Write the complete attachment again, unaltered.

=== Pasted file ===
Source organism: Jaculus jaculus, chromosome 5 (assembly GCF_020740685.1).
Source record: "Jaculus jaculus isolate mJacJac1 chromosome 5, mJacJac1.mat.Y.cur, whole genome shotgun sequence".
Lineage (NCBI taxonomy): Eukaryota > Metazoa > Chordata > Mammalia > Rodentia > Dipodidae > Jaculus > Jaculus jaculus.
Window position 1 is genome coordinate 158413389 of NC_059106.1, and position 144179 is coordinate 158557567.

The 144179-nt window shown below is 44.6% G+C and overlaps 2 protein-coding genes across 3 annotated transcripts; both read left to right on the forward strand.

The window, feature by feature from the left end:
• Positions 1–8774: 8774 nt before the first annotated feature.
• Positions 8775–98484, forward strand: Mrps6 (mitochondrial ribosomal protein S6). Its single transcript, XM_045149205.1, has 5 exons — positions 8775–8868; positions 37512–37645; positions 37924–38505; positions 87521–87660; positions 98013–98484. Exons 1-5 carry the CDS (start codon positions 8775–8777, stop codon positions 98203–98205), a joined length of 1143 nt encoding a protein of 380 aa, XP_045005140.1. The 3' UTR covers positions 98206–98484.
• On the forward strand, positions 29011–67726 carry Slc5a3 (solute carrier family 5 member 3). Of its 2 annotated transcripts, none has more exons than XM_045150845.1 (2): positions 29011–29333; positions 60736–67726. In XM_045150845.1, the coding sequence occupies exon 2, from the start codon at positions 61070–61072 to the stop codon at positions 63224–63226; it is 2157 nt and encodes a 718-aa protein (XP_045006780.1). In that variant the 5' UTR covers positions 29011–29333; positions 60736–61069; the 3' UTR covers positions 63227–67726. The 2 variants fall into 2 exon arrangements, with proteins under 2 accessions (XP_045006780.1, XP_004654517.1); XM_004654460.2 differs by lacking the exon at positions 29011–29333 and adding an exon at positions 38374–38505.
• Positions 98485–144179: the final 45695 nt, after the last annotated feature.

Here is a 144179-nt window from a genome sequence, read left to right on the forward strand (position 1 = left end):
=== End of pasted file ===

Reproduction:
Source organism: Jaculus jaculus, chromosome 5 (assembly GCF_020740685.1).
Source record: "Jaculus jaculus isolate mJacJac1 chromosome 5, mJacJac1.mat.Y.cur, whole genome shotgun sequence".
Lineage (NCBI taxonomy): Eukaryota > Metazoa > Chordata > Mammalia > Rodentia > Dipodidae > Jaculus > Jaculus jaculus.
Window position 1 is genome coordinate 158413389 of NC_059106.1, and position 144179 is coordinate 158557567.

The 144179-nt window shown below is 44.6% G+C and overlaps 2 protein-coding genes across 3 annotated transcripts; both read left to right on the forward strand.

The window, feature by feature from the left end:
• Positions 1–8774: 8774 nt before the first annotated feature.
• Positions 8775–98484, forward strand: Mrps6 (mitochondrial ribosomal protein S6). Its single transcript, XM_045149205.1, has 5 exons — positions 8775–8868; positions 37512–37645; positions 37924–38505; positions 87521–87660; positions 98013–98484. Exons 1-5 carry the CDS (start codon positions 8775–8777, stop codon positions 98203–98205), a joined length of 1143 nt encoding a protein of 380 aa, XP_045005140.1. The 3' UTR covers positions 98206–98484.
• On the forward strand, positions 29011–67726 carry Slc5a3 (solute carrier family 5 member 3). Of its 2 annotated transcripts, none has more exons than XM_045150845.1 (2): positions 29011–29333; positions 60736–67726. In XM_045150845.1, the coding sequence occupies exon 2, from the start codon at positions 61070–61072 to the stop codon at positions 63224–63226; it is 2157 nt and encodes a 718-aa protein (XP_045006780.1). In that variant the 5' UTR covers positions 29011–29333; positions 60736–61069; the 3' UTR covers positions 63227–67726. The 2 variants fall into 2 exon arrangements, with proteins under 2 accessions (XP_045006780.1, XP_004654517.1); XM_004654460.2 differs by lacking the exon at positions 29011–29333 and adding an exon at positions 38374–38505.
• Positions 98485–144179: the final 45695 nt, after the last annotated feature.

Here is a 144179-nt window from a genome sequence, read left to right on the forward strand (position 1 = left end):